Portuguese immigrants to the United States have tended to cluster in the New England and mid-Atlantic states, upper California, and Hawaii. Most came from Portugal’s Azores and Madeira island provinces in the Atlantic Ocean; only the most recent waves have come directly from the European mainland. A seafaring people, the earliest Portuguese in the United States engaged in the whaling and fishing industries, from which they progressively moved into manufacturing and agricultural work.
The Portuguese were among the earliest European explorers and settlers of the New World. A Portuguese expedition along the Atlantic coast of North America identified and named the island of Labrador in 1498. Two years later. Portuguese navigators explored the eastern coast of South America, where they settled Brazil and sent to it by far the largest numbers of Portuguese people in the Western Hemisphere. Portuguese immigrants to the United States originated not only from the Portuguese island provinces of the Azores and Madeira but also from continental Portugal itself. Portugal’s seafaring traditions prompted the Portuguese to navigate throughout the Atlantic, Pacific, and Indian Oceans.
Two small Portuguese communities appeared in the mid-seventeenth century British North American colonies–in
Two Portuguese girls working in the Royal Mill in Rhode Island, 1909.
Portuguese seamen sailing the Pacific during the nineteenth century established small settlements in
By the turn of the twentieth century, Portuguese immigrants were arriving in the United States by the tens of thousands, expanding the clusters already established in New England, the mid-Atlantic states, and California. Their numbers, however, have probably been underestimated because immigrants from the Azores and Madeira were not always counted as Portuguese by U.S. immigration officials. Indeed, Portuguese immigrants were often identified as Spanish. Moreover, many immigrants arrived clandestinely, declaring no nationality.
On the eve of World War I (1914-1918), New England had a population of Portuguese descent numbering approximately 150,000. Working mainly in
Postwar immigration restrictions reduced the number of Portuguese who could enter the country to only a few hundred per year. However, those who did succeed in immigrating now originated principally from mainland Portugal. During the decades after World War II, Portuguese immigration quotas were raised, and 100,000 immigrants entered the United States between 1950 and 1970. They left a country that had become one of the poorest in Europe, burdened with a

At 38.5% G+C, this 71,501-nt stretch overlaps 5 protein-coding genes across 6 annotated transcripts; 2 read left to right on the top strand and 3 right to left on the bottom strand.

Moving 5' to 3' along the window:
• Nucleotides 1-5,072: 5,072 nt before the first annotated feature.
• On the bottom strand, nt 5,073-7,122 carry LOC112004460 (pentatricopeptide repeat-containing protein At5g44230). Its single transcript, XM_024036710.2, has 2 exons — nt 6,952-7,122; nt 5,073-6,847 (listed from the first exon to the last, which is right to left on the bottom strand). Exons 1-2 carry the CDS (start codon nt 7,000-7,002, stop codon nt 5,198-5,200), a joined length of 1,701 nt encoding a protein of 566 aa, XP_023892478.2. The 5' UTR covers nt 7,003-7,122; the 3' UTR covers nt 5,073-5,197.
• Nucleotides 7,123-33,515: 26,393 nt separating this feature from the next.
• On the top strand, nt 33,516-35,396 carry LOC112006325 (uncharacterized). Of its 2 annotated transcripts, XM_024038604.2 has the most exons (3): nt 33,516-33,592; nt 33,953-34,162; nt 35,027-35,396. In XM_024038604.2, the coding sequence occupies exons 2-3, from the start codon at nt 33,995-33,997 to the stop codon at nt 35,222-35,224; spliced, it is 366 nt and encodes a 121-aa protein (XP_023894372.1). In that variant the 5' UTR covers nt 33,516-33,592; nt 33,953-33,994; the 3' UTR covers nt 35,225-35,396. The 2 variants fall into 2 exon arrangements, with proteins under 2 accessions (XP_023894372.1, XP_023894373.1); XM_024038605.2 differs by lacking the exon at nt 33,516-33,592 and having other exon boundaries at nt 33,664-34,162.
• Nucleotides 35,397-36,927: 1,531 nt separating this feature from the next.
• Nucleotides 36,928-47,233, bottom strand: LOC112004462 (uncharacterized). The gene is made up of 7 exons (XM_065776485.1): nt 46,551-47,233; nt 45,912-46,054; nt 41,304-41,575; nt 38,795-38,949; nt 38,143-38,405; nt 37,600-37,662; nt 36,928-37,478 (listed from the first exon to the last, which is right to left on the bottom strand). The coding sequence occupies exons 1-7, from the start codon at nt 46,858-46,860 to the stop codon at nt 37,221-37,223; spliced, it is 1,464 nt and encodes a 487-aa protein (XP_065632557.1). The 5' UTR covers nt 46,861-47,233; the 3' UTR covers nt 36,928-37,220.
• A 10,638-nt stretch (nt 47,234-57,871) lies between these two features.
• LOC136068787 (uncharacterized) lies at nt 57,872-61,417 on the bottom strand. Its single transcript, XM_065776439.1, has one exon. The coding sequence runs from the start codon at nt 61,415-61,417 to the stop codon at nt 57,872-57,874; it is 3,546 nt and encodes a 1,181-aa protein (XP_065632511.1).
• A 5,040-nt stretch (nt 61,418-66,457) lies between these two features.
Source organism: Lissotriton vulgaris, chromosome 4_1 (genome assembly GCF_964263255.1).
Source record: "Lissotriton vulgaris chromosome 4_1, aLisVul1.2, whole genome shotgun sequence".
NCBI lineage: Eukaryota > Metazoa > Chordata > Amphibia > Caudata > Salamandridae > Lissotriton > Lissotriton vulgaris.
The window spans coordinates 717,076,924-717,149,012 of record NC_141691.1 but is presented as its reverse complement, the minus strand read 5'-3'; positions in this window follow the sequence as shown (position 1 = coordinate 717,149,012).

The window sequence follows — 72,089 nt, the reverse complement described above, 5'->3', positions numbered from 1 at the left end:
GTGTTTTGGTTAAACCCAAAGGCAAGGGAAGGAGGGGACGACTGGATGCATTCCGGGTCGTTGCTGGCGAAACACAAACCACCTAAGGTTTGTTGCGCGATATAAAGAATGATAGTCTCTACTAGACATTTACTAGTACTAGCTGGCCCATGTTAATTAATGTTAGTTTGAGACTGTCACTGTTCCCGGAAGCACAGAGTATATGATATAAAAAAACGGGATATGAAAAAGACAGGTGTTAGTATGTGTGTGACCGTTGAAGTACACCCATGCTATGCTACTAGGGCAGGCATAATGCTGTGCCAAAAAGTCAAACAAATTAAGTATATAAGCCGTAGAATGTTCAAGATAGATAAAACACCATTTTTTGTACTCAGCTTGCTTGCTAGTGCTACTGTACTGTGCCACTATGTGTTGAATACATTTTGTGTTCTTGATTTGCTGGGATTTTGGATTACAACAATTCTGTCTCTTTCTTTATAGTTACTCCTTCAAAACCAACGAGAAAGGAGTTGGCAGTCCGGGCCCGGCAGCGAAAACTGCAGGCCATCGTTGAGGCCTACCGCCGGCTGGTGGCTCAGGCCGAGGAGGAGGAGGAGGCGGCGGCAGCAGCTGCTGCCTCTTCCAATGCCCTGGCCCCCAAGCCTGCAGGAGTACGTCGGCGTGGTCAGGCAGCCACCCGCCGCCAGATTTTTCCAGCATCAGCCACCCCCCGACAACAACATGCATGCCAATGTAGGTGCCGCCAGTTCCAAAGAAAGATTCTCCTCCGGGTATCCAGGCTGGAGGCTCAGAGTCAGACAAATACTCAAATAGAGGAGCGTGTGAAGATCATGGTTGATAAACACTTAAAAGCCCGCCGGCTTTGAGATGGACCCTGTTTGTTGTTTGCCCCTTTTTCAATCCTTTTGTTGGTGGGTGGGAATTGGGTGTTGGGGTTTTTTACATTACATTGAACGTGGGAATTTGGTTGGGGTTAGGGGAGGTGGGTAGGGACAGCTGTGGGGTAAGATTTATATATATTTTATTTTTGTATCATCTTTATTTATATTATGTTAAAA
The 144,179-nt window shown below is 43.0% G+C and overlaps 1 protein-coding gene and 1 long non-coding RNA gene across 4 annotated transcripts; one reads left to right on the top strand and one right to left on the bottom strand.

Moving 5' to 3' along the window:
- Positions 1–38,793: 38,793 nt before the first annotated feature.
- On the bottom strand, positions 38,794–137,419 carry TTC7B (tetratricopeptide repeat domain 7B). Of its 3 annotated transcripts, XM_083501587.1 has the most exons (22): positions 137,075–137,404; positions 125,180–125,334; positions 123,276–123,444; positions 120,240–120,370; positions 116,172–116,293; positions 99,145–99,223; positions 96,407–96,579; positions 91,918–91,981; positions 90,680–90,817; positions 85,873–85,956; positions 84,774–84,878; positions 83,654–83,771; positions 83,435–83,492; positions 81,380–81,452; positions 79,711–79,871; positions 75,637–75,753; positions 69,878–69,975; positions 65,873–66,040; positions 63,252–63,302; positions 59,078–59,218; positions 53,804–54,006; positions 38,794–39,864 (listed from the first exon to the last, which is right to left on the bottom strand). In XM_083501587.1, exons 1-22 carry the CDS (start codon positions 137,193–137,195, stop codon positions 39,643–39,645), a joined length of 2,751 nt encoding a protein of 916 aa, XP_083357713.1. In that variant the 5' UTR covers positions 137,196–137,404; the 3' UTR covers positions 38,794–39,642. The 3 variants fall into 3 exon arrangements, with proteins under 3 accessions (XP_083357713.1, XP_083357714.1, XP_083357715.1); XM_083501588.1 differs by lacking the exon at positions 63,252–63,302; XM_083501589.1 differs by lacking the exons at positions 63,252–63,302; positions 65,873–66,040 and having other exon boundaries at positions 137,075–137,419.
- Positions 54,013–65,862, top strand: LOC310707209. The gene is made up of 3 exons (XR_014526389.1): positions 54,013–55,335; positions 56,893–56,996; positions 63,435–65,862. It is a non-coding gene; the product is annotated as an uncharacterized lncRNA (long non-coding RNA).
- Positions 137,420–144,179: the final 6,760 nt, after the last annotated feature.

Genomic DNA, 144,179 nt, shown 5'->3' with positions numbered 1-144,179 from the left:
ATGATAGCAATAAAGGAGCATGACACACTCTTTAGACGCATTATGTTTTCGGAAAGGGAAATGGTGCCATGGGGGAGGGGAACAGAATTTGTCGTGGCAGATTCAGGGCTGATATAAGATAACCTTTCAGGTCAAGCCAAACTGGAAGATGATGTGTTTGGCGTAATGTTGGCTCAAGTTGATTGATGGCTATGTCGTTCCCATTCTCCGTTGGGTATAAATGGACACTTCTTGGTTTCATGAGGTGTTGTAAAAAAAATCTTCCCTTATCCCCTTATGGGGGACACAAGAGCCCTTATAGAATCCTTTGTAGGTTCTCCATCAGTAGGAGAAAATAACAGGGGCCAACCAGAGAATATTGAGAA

Baganha, Maria Ioannis Benis. Portuguese Emigration to the United States, 1820-1930. New York: Garland, 1990. Examines the earliest waves of Portuguese immigrants and their settlement and occupation patterns along the Atlantic and Pacific coasts. Higgs, David. Portuguese Migration in Global Perspective. Toronto: Multicultural History Society of Ontario, 1990. Places the history of Portuguese immigrants to the United States in the context of their global diaspora after the fifteenth century, with attention to Brazil, Africa, and Asia. Mira, Manuel. The Forgotten Portuguese. Franklin, N.C.: Portuguese American Historical Research Foundation, 1998. Offers a clearer role of the Portuguese in the United States as a minority ethnic group overshadowed by much larger groups such as the English, Germans, Irish, and Italians. _______. The Portuguese Making of America. Franklin, N.C.: Portuguese American Historical Research Foundation, 2001. Highlights the contributions of Portuguese immigrants to American society. Pap, Leo. The Portuguese-Americans. Boston: Twayne, 1981. Defines the unique character and achievements of Portuguese immigrants in the United States in comparison with other immigrant groups. Wiarda, Iêda Siquera, et al. Handbook of Portuguese Studies. Philadelphia: Xlibris, 1999. Annotated guide to works in the humanities and social sciences dealing with Portugal and the lusophone world, providing detailed background materials on immigration. Williams, Jerry R. In Pursuit of Their Dreams: A History of Azorean Immigration to the United States. North Dartmouth: Center for Portuguese Studies and Culture, University of Massachusetts Dartmouth, 2005. Traces the conditions in the Azores that prompted many islanders to immigrate to the United States and the factors determining their decisions regarding where to settle there.
California gold rush
Economic consequences of immigration